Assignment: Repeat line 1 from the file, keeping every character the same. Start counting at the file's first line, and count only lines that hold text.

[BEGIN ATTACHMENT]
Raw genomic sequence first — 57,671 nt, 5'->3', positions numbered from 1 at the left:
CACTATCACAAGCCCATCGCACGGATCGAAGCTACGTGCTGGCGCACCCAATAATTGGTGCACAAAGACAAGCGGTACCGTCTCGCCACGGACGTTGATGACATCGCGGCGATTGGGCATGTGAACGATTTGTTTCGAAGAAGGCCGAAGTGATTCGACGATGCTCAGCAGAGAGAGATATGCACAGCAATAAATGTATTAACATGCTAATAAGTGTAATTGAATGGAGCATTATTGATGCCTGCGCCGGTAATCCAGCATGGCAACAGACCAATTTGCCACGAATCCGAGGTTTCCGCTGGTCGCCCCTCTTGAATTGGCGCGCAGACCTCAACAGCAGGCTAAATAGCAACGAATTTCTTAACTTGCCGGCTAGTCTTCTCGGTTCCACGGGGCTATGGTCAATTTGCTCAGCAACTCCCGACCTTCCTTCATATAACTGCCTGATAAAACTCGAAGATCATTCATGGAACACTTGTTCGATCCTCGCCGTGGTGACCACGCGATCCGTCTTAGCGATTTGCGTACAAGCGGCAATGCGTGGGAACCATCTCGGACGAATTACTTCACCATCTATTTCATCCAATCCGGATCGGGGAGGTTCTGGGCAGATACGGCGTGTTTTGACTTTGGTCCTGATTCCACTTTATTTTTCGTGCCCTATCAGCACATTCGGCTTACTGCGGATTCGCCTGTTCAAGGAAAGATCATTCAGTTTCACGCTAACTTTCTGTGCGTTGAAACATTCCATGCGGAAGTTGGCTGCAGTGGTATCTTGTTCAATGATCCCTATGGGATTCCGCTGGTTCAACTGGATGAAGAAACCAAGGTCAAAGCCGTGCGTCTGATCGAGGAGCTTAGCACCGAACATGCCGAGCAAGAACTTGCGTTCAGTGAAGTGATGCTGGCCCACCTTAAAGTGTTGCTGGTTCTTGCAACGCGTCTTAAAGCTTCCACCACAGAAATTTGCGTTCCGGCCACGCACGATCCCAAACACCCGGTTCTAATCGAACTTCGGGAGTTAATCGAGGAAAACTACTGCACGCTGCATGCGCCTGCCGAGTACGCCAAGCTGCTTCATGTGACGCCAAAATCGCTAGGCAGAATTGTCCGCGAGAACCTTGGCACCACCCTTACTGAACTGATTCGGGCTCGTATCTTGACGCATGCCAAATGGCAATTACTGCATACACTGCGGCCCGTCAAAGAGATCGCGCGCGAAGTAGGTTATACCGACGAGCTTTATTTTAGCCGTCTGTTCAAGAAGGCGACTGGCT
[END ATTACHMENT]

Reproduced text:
Raw genomic sequence first — 57,671 nt, 5'->3', positions numbered from 1 at the left: